So you’ve finally completed a shiny new logo for your client. They have approved it after several rounds of revisions and they’re ready for you to send it to them. Wouldn’t it be great if you could just send a few Illustrator files and be done with it? fortunately this complex process can be made simpler with a little organization.
You know that your client needs their new logo packaged up in a variety of arrangements, colors schemes, and file types. If the idea of organizing dozens or even 100+ files seems daunting to you, imagine how your poor technologically challenged client will feel decoding them…
Clients aren’t the only people who need to be able to find the right logo for a particular usage — you need to be able to easily find their logos for your own work as well. There’s nothing quite as aggravating as getting stuck scouring through Finder — or even worse, a messy desktop — just to find the basic assets you need to get your project started.
Which leads us to part one of this two part blog post about logo package organization.
We obviously have to organize all of these different logo files into folders, but what is the BEST way to do that?
You may think that the logos should be foldered by vector vs raster files, or perhaps dividing them up by file type. Both of these ideas are misguided. To better illustrate the theory of organization I’m presenting in this post, let’s imagine we’re trying to find a specific logo for a specific application. That’s how it works in the real world anyways!
Ok, so let’s say that your client is having a banner stand produced for an exhibit. Whether they’ve asked you to design the banner stand for them, or they are having the work done through a vendor, a very specific logo will be needed for this project:
- a full logo (logo mark and logotype combined);
- that is in full color;
- and is in a file format that’s meant to be printed (high resolution).
Let’s walk through the hierarchy of what’s needed here and how the folder structure of your logo package should reflect that.
So what’s the first most important thing? Well, that would be finding the appropriate logo components and configuration of the logo.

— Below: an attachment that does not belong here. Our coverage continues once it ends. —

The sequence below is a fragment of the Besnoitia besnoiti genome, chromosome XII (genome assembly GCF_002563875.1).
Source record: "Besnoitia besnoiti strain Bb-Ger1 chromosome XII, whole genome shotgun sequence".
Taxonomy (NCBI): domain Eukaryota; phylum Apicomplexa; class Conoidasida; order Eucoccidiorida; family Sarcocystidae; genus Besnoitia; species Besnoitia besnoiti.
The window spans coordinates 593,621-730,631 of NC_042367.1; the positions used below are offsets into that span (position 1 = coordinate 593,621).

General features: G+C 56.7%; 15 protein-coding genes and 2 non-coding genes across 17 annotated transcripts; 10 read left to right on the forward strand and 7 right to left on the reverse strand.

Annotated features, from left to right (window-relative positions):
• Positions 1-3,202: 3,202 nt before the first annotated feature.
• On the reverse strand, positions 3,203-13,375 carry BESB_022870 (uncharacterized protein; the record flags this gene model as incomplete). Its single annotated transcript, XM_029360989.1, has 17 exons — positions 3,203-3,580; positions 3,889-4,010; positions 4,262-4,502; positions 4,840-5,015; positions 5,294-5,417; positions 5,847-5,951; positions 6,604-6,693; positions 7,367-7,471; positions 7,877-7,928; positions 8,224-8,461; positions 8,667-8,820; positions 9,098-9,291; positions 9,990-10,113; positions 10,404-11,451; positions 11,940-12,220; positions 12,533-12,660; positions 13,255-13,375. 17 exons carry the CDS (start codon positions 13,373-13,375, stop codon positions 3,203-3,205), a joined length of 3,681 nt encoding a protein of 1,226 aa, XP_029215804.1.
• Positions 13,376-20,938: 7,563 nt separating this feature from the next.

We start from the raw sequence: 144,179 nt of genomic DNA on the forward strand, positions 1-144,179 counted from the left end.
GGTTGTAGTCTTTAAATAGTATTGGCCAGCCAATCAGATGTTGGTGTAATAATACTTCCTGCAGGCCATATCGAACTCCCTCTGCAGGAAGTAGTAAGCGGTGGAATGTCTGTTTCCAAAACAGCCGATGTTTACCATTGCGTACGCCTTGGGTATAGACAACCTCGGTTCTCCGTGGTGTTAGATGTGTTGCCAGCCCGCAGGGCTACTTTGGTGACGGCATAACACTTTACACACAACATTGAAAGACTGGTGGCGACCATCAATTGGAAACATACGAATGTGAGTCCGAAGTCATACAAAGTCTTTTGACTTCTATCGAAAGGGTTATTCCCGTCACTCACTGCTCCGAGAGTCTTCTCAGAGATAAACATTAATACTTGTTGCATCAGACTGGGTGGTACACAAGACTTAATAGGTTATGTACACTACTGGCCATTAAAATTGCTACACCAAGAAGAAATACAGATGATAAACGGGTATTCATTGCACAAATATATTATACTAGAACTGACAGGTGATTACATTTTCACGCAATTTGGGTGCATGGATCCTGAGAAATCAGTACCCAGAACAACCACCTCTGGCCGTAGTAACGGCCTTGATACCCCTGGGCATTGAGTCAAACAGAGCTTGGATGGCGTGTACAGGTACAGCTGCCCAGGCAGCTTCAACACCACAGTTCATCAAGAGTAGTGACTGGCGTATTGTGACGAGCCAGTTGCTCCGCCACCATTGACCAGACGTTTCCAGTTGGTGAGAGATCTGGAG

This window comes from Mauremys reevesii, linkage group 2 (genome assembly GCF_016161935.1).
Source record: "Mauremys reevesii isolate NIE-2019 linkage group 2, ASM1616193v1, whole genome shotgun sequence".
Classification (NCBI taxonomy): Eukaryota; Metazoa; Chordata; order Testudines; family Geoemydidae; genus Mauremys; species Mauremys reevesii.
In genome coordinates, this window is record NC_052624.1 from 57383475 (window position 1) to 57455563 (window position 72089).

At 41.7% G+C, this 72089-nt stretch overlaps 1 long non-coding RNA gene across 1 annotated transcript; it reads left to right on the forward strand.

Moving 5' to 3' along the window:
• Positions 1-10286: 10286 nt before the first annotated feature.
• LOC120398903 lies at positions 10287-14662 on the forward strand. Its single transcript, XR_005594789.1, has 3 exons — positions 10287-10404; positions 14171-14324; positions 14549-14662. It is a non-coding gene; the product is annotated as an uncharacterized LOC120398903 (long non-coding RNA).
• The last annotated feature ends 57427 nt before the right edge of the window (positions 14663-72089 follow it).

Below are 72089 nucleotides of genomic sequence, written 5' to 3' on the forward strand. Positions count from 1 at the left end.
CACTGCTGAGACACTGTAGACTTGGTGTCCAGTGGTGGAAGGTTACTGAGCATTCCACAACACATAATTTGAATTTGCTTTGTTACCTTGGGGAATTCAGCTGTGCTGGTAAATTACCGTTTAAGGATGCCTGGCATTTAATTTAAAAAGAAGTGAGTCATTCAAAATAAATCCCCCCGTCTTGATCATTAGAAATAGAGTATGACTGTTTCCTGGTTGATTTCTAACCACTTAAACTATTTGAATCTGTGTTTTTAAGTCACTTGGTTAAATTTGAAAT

These are the elements that make up the logo — usually a mark and the type.
This is important when there are different layouts for the logo. Configurations with the logo mark stacked on top of the type (vertical), or where the logo mark is next to the type (horizontal) are two examples. There are other potential configurations, but you get the picture.
These components and configurations should be separated out into their own folders.
You can see how color or file type don’t really matter if you haven’t figured out which logo configuration you need for the project at hand.
Alright, so we know that the file has to be the full logo. That’s step one.
What’s next? Now we can talk about color scheme. Don’t get this confused with the actual colors used in the logo, or the color gamut (RGB, CMYK, or PANTONE).
Sometimes referred to as color space, color scheme refers to how color is being USED in the logo, or if color has been restricted in some way.
Again, things like color gamut (or color space) don’t matter if we haven’t established if the logo even NEEDS color.
The next step after choosing the correct color scheme is probably the most relevant for your client. Most often they will not be savvy enough to know much about color gamuts. They may think that an RGB file is best for printing. They may have never even heard of a spot color or Pantone. To make things easy for clients, we need to first separate out the color gamuts by their application — namely “Print” or “Digital.” Now you’re speaking a language your client will understand!
So now that the correct application has been chosen — the banner stand is a print project — the next step is choosing the appropriate color gamut. Vendors will normally provide some sort of direction or spec naming the kind of color space they are working in. In the case of a banner stand the vendor will most likely have specified CMYK. And you have a folder for that!
We have reached the final step in the hierarchy — choosing the correct file type!
If you’re struggling with identifying exactly which file types your clients need, you can read my very simple explanation of file formats. There’s even a cheat sheet you can download.
The logo is going to be large on this banner stand, so we need a high resolution file type. Fortunately all of the file types in any “Print” folder are going to be vector based, and can therefor be rendered at high resolution. Your client really can’t go wrong at this point — another great benefit of splitting color gamuts into “Print” and “Digital.” The vendor may have specified a file format like EPS. If the client has that info, they’ll know what to pick. If not, they can send all three!
One last touch I like to add to the folder structure of a logo package is numbering. I number the subfolders according to the most used formats. This helps keep the most likely candidates right at the top.
And that’s it! It may seem like a long journey because you had to read this whole comprehensive blog post, but in reality your mind and mouse are much more muscular (look at that alliteration!). It is a simple matter of a few clicks.
If you’d rather not do the grunt work of creating and naming 20+ folders, I got you! You can download my logo package folder template below.
Check out part two of this series on logo package organization to learn the best way to name your logo files so they carry as much meaning and organizational integrity as the folder structure that contains them.
By the way, manually sorting dozens of files into folders is never fun, no matter how well organized those folders may be.
That’s why I created Logo Package Express to do it for you in record time. Learn more about Logo Package Express.